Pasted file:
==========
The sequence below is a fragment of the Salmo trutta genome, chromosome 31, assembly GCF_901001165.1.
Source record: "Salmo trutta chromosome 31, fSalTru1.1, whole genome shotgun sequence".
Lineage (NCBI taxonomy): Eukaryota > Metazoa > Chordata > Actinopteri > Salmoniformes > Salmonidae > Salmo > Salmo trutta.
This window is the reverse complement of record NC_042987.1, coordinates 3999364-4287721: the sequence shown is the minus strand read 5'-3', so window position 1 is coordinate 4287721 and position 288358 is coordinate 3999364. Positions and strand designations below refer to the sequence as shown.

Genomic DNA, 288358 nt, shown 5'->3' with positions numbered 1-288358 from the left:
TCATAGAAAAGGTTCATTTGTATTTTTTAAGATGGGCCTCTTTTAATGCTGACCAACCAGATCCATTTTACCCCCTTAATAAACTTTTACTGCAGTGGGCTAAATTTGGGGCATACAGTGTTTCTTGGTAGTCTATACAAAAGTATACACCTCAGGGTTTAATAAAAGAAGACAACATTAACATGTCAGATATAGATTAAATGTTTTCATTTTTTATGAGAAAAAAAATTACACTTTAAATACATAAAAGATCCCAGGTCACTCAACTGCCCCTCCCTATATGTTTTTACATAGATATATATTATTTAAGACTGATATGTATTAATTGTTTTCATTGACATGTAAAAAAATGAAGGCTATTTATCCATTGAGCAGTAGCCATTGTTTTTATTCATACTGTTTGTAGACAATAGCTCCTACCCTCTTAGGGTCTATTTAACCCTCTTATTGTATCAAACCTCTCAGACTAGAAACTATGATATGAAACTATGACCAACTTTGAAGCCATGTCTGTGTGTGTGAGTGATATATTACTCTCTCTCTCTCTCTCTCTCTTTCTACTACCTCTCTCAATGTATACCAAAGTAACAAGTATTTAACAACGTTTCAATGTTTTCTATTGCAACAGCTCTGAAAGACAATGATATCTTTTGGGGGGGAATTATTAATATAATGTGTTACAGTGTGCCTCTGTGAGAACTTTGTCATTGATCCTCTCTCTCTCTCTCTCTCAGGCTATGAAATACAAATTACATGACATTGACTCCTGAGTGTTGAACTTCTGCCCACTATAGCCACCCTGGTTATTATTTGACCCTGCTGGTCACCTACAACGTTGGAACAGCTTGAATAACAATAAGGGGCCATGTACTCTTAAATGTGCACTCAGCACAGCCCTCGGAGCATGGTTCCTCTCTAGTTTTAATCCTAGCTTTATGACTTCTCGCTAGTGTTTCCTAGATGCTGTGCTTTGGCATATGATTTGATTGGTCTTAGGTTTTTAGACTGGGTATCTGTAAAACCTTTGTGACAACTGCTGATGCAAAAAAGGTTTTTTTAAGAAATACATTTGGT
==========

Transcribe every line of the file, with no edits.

The sequence below is a fragment of the Salmo trutta genome, chromosome 31, assembly GCF_901001165.1.
Source record: "Salmo trutta chromosome 31, fSalTru1.1, whole genome shotgun sequence".
Lineage (NCBI taxonomy): Eukaryota > Metazoa > Chordata > Actinopteri > Salmoniformes > Salmonidae > Salmo > Salmo trutta.
This window is the reverse complement of record NC_042987.1, coordinates 3999364-4287721: the sequence shown is the minus strand read 5'-3', so window position 1 is coordinate 4287721 and position 288358 is coordinate 3999364. Positions and strand designations below refer to the sequence as shown.

Genomic DNA, 288358 nt, shown 5'->3' with positions numbered 1-288358 from the left:
TCATAGAAAAGGTTCATTTGTATTTTTTAAGATGGGCCTCTTTTAATGCTGACCAACCAGATCCATTTTACCCCCTTAATAAACTTTTACTGCAGTGGGCTAAATTTGGGGCATACAGTGTTTCTTGGTAGTCTATACAAAAGTATACACCTCAGGGTTTAATAAAAGAAGACAACATTAACATGTCAGATATAGATTAAATGTTTTCATTTTTTATGAGAAAAAAAATTACACTTTAAATACATAAAAGATCCCAGGTCACTCAACTGCCCCTCCCTATATGTTTTTACATAGATATATATTATTTAAGACTGATATGTATTAATTGTTTTCATTGACATGTAAAAAAATGAAGGCTATTTATCCATTGAGCAGTAGCCATTGTTTTTATTCATACTGTTTGTAGACAATAGCTCCTACCCTCTTAGGGTCTATTTAACCCTCTTATTGTATCAAACCTCTCAGACTAGAAACTATGATATGAAACTATGACCAACTTTGAAGCCATGTCTGTGTGTGTGAGTGATATATTACTCTCTCTCTCTCTCTCTCTCTTTCTACTACCTCTCTCAATGTATACCAAAGTAACAAGTATTTAACAACGTTTCAATGTTTTCTATTGCAACAGCTCTGAAAGACAATGATATCTTTTGGGGGGGAATTATTAATATAATGTGTTACAGTGTGCCTCTGTGAGAACTTTGTCATTGATCCTCTCTCTCTCTCTCTCTCAGGCTATGAAATACAAATTACATGACATTGACTCCTGAGTGTTGAACTTCTGCCCACTATAGCCACCCTGGTTATTATTTGACCCTGCTGGTCACCTACAACGTTGGAACAGCTTGAATAACAATAAGGGGCCATGTACTCTTAAATGTGCACTCAGCACAGCCCTCGGAGCATGGTTCCTCTCTAGTTTTAATCCTAGCTTTATGACTTCTCGCTAGTGTTTCCTAGATGCTGTGCTTTGGCATATGATTTGATTGGTCTTAGGTTTTTAGACTGGGTATCTGTAAAACCTTTGTGACAACTGCTGATGCAAAAAAGGTTTTTTTAAGAAATACATTTGGT